Tighter regulation of master trusts, the removal of barriers to accessing pensions and the restructuring of the delivery of financial guidance to consumers were all included in the Queen’s Speech today.
A new Pensions Bill will see master trusts required to demonstrate that schemes meet strict new criteria before entering the market and taking money from employers or members. The Pensions Regulator will be given greater powers to authorise and supervise master trusts schemes and take action when necessary.
The Bill will tackle early exit charges to ensure that excessive charges do not prevent occupational scheme members from taking advantage of pension freedoms.
It also provides for the creation of a new pensions guidance body that brings together the Pensions Advisory Service, Pension Wise and the pensions services offered by the Money Advice Service.
TPR chief executive Lesley Titcomb says: “We welcome the announcement today of a new Pensions Bill which proposes to give us new powers to regulate master trust schemes.
“We have voiced concerns for some time about the need for stronger legislative standards for master trusts and have worked with government and other regulators to improve levels of protection for members.
“We have been calling for a significantly higher bar regarding authorisation and supervision, and we are pleased that today’s announcement proposes to give us the power to implement these safeguards.
“We look forward to working with government over the coming months to develop the strategic application of these proposed new powers to ensure master trusts are strong, durable and well placed to deliver good member outcomes.
“Currently, new master trusts are subject to far less regulatory scrutiny than new contract-based providers and so we have encouraged employers to only choose master trusts which have achieved master trust assurance, or group personal pension plans (GPPs).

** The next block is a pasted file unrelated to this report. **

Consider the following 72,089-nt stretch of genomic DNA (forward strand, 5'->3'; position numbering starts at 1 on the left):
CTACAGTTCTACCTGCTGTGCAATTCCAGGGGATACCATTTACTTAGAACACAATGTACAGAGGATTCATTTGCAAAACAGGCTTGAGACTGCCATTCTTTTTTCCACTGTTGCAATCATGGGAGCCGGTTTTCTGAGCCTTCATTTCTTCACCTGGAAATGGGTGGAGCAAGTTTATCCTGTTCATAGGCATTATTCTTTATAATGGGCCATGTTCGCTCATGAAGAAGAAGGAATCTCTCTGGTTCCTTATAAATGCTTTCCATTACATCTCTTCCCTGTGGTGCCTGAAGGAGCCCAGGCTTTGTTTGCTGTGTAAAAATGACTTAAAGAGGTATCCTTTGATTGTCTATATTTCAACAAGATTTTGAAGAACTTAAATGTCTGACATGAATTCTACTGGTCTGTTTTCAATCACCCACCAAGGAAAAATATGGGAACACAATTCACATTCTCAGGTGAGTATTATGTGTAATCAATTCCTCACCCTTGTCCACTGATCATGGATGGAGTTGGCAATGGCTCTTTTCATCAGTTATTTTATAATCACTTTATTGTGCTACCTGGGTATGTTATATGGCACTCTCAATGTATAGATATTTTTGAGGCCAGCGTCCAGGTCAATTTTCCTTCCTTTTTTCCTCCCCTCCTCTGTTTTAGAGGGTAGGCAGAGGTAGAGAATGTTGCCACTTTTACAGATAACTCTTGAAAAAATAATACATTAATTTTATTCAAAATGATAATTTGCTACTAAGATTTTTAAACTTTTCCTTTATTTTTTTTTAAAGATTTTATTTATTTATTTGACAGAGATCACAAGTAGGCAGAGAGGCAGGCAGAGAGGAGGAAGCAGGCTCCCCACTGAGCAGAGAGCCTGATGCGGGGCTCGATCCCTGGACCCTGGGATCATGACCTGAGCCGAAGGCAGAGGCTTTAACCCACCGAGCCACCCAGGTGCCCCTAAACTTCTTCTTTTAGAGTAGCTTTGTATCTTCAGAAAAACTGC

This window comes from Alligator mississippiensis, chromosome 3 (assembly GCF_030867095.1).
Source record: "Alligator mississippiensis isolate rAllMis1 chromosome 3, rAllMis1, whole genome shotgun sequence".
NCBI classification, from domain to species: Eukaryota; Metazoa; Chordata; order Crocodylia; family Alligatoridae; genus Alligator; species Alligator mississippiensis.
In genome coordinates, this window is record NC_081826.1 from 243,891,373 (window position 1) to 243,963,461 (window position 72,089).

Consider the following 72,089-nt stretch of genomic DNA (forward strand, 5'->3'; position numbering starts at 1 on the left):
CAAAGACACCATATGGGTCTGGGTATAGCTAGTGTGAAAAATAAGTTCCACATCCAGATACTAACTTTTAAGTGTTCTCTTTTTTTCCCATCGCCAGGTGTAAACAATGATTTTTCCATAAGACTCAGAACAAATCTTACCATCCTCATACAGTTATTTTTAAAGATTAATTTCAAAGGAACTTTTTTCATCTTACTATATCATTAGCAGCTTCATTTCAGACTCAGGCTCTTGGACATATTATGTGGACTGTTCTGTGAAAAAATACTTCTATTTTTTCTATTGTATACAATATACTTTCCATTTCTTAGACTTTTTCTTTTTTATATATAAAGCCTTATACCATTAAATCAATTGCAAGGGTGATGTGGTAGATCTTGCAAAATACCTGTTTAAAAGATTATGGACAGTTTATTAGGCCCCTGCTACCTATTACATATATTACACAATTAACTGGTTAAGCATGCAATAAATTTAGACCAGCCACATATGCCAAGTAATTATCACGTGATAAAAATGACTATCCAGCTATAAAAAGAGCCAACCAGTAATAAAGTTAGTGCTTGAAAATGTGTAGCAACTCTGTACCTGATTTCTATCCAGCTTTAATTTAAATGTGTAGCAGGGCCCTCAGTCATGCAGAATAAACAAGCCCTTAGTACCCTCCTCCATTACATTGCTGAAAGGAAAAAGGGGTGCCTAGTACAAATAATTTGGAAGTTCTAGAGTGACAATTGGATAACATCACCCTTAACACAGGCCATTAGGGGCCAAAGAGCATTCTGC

“We continue to believe that well run, scalable and sustainable master trusts, along with GPPs, are a good choice for employers seeking to comply with their automatic enrolment duties.”
Aviva director of corporate benefits Colin Williams says: “The time has come for legislation to control the influx of master trusts. There needs to be more control over who can set them up and the level of financial backing needed before they can start to accept members.
“So much good work has been done in recent years to encourage pension saving, particularly with the introduction of pension freedoms and auto-enrolment. It is essential that we don’t undo this good work by encouraging new to market savings schemes that could be unreliable.
“480,000 SMEs have to set up a workplace pension scheme this year alone. For really small businesses, they will already view this as a challenge, without the extra responsibility of having to double check the claims being made by these new master trust providers.”